We can’t solve today’s problems with yesterday’s solutions

The Federal Reserve recently launched open-ended quantitative easing (QE3), injecting large amounts of money into the financial markets for the third time since 2008. “Quantitative easing” is government­ speak for printing money.

The plan is to buy $40 billion in mortgage-backed securities every month, for as long as it takes, until the economic recovery strengthens and the job market is back on its feet. It amounts to another high­ risk, low-reward gamble with our economic future, and transferring wealth from the least privileged to the most.

With a slow jobs recovery and anemic economic growth, perhaps QE3 is evidence that previous efforts have failed.

The Fed also laid out its plan to maintain near-zero interest rates until the middle of2015.

The Fed is supposed to use monetary policy to ensure both maximum employment and price stability. It is currently focusing more on jobs than the inflation critics say quantitative easing will create down the line.

To the Fed’s way of thinking, inflation is under control. The so-called core inflation measures have been within the 2 percent annual rate that the Fed considers acceptable. Of course, that’s because the number excludes volatile energy and food prices.

Federal Reserve Chairman Ben Bernanke calls this “a Main Street policy” that will boost the economy and help the labor market improve significantly. The conceit here is that expanding the money supply will somehow jump-start investment, production and consumption.

It’s hard to see how these policies will protect the average American worker from structural problems such as competition with low-wage countries, technological advances and the relentless corporate drive to cut costs.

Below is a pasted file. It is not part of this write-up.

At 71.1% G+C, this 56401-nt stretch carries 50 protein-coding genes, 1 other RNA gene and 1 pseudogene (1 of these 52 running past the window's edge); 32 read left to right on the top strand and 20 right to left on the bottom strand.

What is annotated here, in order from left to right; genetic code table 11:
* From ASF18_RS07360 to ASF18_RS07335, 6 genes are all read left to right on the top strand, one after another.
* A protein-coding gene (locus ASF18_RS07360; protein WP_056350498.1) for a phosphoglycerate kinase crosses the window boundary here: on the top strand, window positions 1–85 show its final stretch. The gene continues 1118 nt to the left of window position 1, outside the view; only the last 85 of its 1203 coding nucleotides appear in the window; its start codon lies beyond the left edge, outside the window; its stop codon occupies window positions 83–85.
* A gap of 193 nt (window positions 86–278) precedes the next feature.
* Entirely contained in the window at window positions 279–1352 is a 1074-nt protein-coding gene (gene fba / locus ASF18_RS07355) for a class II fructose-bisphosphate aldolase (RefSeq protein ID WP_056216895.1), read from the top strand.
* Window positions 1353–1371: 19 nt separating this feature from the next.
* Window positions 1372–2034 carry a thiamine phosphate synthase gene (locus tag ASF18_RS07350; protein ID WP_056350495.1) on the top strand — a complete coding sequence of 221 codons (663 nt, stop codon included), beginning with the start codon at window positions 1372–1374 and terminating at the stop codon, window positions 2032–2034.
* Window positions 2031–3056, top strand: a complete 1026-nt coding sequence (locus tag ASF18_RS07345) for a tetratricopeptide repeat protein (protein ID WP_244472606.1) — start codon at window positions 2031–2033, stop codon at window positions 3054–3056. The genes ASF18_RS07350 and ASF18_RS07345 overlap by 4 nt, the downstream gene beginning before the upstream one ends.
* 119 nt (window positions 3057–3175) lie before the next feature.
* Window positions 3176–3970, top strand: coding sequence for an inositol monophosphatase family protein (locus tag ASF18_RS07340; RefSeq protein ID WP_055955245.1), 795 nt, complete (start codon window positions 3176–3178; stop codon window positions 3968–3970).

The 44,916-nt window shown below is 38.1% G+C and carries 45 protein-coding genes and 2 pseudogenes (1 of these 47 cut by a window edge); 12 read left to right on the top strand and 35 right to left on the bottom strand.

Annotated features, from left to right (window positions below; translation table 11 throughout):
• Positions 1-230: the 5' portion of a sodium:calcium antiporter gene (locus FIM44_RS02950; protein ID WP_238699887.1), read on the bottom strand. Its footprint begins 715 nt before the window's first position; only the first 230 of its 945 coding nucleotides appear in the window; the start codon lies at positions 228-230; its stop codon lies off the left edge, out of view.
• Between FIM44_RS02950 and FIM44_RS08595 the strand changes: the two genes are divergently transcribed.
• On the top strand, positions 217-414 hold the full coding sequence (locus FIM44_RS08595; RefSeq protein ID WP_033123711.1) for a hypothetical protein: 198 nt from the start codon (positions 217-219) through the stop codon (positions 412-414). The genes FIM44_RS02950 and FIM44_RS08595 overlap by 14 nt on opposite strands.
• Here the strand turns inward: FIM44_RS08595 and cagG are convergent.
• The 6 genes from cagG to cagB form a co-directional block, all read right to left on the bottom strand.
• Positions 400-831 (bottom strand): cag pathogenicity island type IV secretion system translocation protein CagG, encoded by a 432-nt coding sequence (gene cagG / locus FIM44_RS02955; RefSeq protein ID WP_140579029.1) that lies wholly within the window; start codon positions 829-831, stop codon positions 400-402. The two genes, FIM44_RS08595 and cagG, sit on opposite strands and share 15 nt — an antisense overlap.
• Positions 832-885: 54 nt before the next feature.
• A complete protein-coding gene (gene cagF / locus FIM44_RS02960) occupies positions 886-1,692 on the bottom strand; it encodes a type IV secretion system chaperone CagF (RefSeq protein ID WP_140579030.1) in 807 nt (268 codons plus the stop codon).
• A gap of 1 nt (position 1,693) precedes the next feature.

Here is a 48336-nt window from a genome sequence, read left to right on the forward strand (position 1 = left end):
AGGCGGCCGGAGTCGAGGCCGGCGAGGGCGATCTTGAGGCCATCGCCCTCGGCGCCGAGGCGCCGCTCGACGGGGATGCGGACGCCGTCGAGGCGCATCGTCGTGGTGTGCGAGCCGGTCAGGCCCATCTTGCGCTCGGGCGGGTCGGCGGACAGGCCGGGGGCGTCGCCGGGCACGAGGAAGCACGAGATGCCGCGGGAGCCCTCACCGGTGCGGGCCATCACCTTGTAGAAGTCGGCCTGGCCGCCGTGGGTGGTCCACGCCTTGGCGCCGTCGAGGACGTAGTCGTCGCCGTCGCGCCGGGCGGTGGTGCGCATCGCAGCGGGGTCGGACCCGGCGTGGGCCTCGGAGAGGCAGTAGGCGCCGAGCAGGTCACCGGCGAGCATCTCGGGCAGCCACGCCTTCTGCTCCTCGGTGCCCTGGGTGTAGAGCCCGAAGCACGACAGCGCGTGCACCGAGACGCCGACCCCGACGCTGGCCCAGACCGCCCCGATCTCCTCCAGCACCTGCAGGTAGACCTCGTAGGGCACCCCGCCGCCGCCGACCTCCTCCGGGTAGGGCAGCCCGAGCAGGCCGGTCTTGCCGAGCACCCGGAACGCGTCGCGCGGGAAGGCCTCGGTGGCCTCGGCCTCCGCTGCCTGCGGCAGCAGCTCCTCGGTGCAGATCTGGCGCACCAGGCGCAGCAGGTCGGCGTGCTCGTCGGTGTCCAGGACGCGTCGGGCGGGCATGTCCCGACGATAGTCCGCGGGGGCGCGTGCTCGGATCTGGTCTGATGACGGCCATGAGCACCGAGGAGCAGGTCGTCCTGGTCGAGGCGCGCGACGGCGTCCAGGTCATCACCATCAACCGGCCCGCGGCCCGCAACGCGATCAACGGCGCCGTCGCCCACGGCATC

What an acceptable unemployment rate is remains an unanswered question in the context of price stability. The headline rate has dropped to 7.8 percent, but that’s because since June, half a million Americans have stopped looking for work. And what happens when the Fed starts to sell all the bonds it has bought when the economy finally recovers and interest rates are rising? Does this abort the recovery by further driving up interest rates?

Monetary policy produces winners and losers. Low interest rates are good for borrowers, like the federal government itself, which has saved trillions of dollars in interest payments in the four years since the Fed started aggressively expanding its balance sheet. But declines in the middle class’ real income have been especially severe during that time.

Printing money floods the market with dollars, which reduces their value and means that commodities such as oil and food end up costing more. These increases are most harmful to those with the lowest incomes. All of this increases income inequality, leading to weak aggregate demand and more unemployment.

Low interest rates are bad for people on fixed incomes who are trying to live off their savings. If you are a saver, you should be unhappy because interest on your savings and pension accounts won’t keep up with inflation, forcing you into high-risk assets such as the stock market to try to keep up.

Driving up stock prices independent of weak corporate earnings would surely put a smile on Bernanke’s face. Jobs are not created out of thin air; corporations need to increase sales to grow their earnings. Sadly demand is not there.

Einstein, who for some strange reason is more widely quoted than read, said, “We can’t solve today’s problems by the same type of thinking we used when we created them.” The Fed told us in 2007 that the sub-prime mortgage debacle posed no danger of an economic crisis; the folks who helped create the economic crisis are not the ones to get us out of it.

originally published: November 13, 2012